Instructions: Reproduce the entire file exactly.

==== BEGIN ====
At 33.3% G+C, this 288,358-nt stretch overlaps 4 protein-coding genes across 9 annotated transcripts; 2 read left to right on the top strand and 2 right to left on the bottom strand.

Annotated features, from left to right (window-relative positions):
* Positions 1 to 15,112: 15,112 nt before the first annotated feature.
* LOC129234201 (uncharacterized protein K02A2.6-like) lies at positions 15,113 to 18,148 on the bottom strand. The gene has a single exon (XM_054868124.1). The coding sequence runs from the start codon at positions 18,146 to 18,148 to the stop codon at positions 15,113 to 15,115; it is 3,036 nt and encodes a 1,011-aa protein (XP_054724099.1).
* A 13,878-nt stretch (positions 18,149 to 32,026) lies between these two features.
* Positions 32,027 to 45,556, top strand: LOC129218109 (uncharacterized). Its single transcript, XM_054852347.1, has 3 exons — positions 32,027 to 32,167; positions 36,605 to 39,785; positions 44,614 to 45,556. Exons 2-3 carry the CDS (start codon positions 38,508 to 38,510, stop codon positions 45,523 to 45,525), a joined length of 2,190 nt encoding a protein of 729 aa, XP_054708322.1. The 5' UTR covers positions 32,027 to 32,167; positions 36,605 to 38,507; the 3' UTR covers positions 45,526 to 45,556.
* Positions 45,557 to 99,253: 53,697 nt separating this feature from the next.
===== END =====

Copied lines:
At 33.3% G+C, this 288,358-nt stretch overlaps 4 protein-coding genes across 9 annotated transcripts; 2 read left to right on the top strand and 2 right to left on the bottom strand.

Annotated features, from left to right (window-relative positions):
* Positions 1 to 15,112: 15,112 nt before the first annotated feature.
* LOC129234201 (uncharacterized protein K02A2.6-like) lies at positions 15,113 to 18,148 on the bottom strand. The gene has a single exon (XM_054868124.1). The coding sequence runs from the start codon at positions 18,146 to 18,148 to the stop codon at positions 15,113 to 15,115; it is 3,036 nt and encodes a 1,011-aa protein (XP_054724099.1).
* A 13,878-nt stretch (positions 18,149 to 32,026) lies between these two features.
* Positions 32,027 to 45,556, top strand: LOC129218109 (uncharacterized). Its single transcript, XM_054852347.1, has 3 exons — positions 32,027 to 32,167; positions 36,605 to 39,785; positions 44,614 to 45,556. Exons 2-3 carry the CDS (start codon positions 38,508 to 38,510, stop codon positions 45,523 to 45,525), a joined length of 2,190 nt encoding a protein of 729 aa, XP_054708322.1. The 5' UTR covers positions 32,027 to 32,167; positions 36,605 to 38,507; the 3' UTR covers positions 45,526 to 45,556.
* Positions 45,557 to 99,253: 53,697 nt separating this feature from the next.